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Published: 4 Dec 2018

Grocer Natoora Takes Radical Seasonality to the High Street


Upscale British grocer Natoora, which supplies “environmentally responsible” fruit and vegetables to almost 1,000 restaurant partners, is directing its focus on seasonality towards a direct-to-consumer retail concept – an upmarket grocery boutique in west London that solely sells seasonal produce.

Disrupting the non-natural homogeneity of fruit and veg found in mainstream supermarkets, Natoora’s new retail space on Fulham Road in the affluent Chelsea district offers a rotating assortment of fresh, exclusively seasonal products. It clearly targets west London’s wealthy residents – a demographic with an appetite for sustainably sourced items of the variety used by the capital’s influential chefs (many of whom are Natoora’s wholesale clients). It’s the third standalone store for the brand; other locations include Sloane Square and Chiswick.

Affirming its deviation from traditional supermarkets, all the fruit and vegetables are tastefully merchandised on warmly lit concrete and timber terrazzo terraced shelves, with no plastic packaging.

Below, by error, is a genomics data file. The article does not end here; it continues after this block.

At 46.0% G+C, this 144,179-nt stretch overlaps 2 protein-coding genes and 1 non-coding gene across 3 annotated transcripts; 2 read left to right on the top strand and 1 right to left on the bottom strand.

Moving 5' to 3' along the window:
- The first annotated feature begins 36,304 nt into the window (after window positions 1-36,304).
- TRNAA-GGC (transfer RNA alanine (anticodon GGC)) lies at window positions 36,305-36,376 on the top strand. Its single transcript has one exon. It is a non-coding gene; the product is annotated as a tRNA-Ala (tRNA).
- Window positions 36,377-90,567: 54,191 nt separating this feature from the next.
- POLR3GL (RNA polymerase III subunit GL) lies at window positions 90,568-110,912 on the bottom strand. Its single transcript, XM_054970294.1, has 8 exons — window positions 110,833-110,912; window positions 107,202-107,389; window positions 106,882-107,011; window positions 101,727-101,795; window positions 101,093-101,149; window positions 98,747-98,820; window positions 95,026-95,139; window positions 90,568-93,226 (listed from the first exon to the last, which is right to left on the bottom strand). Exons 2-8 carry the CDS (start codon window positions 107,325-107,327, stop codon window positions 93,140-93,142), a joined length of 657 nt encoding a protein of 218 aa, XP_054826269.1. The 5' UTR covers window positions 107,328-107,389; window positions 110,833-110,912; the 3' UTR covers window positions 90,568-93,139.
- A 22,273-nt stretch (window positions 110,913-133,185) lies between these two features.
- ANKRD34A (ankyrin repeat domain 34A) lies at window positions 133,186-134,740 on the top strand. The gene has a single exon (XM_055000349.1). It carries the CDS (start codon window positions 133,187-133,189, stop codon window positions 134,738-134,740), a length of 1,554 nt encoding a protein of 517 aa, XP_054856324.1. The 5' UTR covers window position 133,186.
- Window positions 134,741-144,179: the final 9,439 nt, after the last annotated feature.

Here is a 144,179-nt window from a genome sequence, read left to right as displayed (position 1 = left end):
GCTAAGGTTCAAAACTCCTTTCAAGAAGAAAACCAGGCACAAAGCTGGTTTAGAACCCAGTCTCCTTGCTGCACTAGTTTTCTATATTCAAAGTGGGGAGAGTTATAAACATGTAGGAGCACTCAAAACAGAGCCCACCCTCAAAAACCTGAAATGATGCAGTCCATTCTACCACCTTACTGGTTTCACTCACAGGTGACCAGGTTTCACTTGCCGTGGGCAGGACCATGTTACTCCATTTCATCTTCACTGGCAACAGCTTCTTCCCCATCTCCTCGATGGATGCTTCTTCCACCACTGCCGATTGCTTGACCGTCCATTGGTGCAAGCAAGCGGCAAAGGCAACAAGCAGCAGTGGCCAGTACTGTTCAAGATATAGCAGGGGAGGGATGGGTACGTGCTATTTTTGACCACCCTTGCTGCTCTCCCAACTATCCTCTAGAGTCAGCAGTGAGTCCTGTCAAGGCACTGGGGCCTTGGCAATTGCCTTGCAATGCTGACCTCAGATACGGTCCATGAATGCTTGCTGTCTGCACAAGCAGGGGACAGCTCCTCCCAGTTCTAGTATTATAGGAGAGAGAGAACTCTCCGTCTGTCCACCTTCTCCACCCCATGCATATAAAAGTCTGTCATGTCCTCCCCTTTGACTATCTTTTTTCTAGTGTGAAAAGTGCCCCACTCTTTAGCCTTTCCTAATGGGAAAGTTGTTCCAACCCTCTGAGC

Beyond only selling in-season produce, Natoora also sorts goods according to three seasonal stages (early, peak and late), meaning goods move between the respective display categories. Determined to re-educate consumers accustomed to purchasing based on a product’s cosmetic appearance (often unaware of what ripe produce should really taste and look like), the store encourages consumers to sample. The current ‘peak’ autumn selection includes pomegranates from Sicily and pumpkins from Lombardy (Italy), as well as collard greens from Cornwall (England).

Natoora also emphasises the transparency of its supply chain. Working with a curated global network of small-scale growers, which it calls craftsmen, it displays the seed, soil and source of everything it sells. Pushing the power of provenance, each grower is spotlit via documentary-style content on its website and product origin maps in-store.

The space was designed by Argentinian architect Noé Golomb and furnished by London-based cabinet makers FincH.

See also Future Supermarket Strategies and Boom of the Boutique Grocery Store.

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